Germany’s fourth wave of the pandemic could reach a “sad peak” in intensive care units around the country around Christmas, the outgoing health minister, Jens Spahn, has warned as he defended the decision to bar unvaccinated people from many areas of public life.
On Thursday, the German government and heads of the federal states agreed that only those who have been vaccinated or recently recovered from Covid should be allowed in restaurants, cinemas, leisure facilities and many shops, and mooted introducing a general vaccine mandate from February.
“We should have displayed this consistency in our treatment of unvaccinated people at a much earlier stage”, said Spahn, who is due to hand over his job to a successor from the new government next Wednesday.
Spahn warned that the number of Covid-19 patients on intensive care wards would “significantly rise” above the 5,000 mark in the coming weeks and months. On Friday morning, 4,793 patients suffering from the disease are lying on intensive care beds at hospitals around Germany, about half of whom are intubated.
The Robert Koch Institute (RKI), Germany’s disease control agency, is recording a national incidence rate of 442,1 cases per 100,000 citizens over the space of seven days, with 390 patients having died with the disease in the last 24 hours.
“Reduce your contacts as much as possible”, Spahn urged. “Do your part to help reduce further suffering”.
Germany’s incidence rate has stagnated over the last week and marginally reduced over the last three days, though politicians and scientists warn off investing too much hope in the figures.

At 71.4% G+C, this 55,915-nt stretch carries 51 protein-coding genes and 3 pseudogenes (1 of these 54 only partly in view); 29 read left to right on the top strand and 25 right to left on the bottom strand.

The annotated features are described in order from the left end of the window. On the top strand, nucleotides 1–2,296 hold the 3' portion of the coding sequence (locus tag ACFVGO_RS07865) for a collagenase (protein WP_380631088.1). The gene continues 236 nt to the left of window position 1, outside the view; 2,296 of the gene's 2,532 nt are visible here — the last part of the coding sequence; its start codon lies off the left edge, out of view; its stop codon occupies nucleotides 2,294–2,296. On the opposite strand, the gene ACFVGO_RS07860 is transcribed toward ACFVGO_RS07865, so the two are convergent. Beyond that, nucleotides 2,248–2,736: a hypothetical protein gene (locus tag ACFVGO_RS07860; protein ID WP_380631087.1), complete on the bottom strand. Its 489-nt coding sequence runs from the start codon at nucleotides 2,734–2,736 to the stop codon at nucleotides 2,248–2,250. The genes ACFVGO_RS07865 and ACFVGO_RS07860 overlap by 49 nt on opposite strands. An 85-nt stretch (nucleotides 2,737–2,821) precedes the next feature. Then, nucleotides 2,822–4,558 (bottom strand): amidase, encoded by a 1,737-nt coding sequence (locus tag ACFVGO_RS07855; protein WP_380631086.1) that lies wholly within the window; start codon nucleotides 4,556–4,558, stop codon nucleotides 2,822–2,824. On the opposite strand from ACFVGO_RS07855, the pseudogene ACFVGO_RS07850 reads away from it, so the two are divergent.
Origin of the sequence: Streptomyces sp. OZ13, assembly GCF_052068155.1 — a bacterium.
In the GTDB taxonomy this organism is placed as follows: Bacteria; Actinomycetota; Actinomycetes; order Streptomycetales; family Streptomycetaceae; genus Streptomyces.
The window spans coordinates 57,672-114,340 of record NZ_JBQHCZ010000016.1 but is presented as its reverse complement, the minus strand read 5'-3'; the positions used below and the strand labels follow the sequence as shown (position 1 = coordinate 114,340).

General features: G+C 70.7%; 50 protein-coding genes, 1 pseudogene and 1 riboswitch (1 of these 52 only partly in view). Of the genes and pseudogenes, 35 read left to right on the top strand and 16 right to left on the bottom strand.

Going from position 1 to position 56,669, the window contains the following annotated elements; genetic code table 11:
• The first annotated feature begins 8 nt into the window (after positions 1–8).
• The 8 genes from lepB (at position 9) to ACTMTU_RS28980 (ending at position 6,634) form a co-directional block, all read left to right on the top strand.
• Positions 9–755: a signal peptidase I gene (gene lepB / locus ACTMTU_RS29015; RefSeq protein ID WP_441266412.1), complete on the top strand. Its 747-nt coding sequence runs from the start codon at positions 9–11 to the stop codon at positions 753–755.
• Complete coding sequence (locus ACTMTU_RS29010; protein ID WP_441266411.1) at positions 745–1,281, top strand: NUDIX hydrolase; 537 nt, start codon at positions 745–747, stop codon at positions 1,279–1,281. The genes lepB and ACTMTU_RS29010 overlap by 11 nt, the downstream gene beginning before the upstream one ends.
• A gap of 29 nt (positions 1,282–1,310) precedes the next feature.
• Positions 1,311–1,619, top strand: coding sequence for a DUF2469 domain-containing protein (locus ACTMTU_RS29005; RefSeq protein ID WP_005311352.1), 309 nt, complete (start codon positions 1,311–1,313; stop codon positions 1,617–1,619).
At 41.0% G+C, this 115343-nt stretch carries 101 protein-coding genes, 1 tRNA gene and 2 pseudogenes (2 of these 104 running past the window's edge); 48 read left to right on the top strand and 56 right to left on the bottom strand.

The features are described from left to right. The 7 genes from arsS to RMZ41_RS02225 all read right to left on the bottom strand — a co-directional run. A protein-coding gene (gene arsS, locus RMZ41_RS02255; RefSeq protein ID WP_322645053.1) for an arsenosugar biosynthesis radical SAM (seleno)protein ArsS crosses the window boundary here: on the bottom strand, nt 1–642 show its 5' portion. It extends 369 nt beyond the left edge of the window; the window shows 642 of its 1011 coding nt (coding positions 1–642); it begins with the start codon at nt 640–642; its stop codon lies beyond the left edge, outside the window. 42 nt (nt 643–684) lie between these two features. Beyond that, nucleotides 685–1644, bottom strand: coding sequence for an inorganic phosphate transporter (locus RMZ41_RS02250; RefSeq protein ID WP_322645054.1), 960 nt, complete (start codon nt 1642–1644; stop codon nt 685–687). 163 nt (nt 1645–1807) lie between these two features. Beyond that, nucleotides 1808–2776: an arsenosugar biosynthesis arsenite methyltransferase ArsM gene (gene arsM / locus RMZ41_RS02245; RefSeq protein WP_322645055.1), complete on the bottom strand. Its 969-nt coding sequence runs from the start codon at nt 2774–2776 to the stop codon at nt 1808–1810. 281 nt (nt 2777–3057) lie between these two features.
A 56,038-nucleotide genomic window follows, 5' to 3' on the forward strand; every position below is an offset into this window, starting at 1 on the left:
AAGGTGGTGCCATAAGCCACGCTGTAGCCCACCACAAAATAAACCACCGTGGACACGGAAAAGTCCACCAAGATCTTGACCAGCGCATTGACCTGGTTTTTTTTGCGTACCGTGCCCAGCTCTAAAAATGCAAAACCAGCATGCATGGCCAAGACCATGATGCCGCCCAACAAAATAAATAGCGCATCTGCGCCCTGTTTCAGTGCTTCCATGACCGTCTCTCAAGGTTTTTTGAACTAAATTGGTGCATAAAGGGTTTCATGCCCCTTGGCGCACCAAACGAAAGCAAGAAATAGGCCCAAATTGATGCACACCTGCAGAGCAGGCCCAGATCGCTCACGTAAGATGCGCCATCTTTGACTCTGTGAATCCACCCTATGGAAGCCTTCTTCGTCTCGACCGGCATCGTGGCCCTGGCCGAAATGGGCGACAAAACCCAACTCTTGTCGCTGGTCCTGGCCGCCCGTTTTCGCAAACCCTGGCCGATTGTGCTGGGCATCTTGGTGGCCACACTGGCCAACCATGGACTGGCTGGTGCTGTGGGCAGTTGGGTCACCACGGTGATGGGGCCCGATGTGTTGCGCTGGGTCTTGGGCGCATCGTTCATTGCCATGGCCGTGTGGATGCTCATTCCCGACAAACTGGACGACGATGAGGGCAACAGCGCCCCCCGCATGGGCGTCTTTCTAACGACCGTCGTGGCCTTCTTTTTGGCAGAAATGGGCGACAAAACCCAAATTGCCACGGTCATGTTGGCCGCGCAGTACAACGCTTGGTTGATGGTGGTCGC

The head of the Robert Koch Institute, Lothar Wieler, said on Friday he was confident that restrictions were already having an effect in some German regions. Other states such as Saxony or Thuringia, however, were so inundated with new cases that health authorities were struggling to report them accurately as laboratories’ capacities reach their limit.
Leading figures from Germany’s incoming government, including the chancellor-designate, Olaf Scholz, and the finance minister, Christian Lindner, have in recent days signalled they would back a move to make vaccination mandatory from next year.
Wieler on Friday declined to position himself in favour of a general mandate. “I believe this country has to do a lot more debating,” he said. “My wish is for there to be an informed debate, followed by an informed decision.”
Unless the country had sufficient immunity against Covid-19, Wieler said, “we will struggle to bring the pandemic to a standstill”.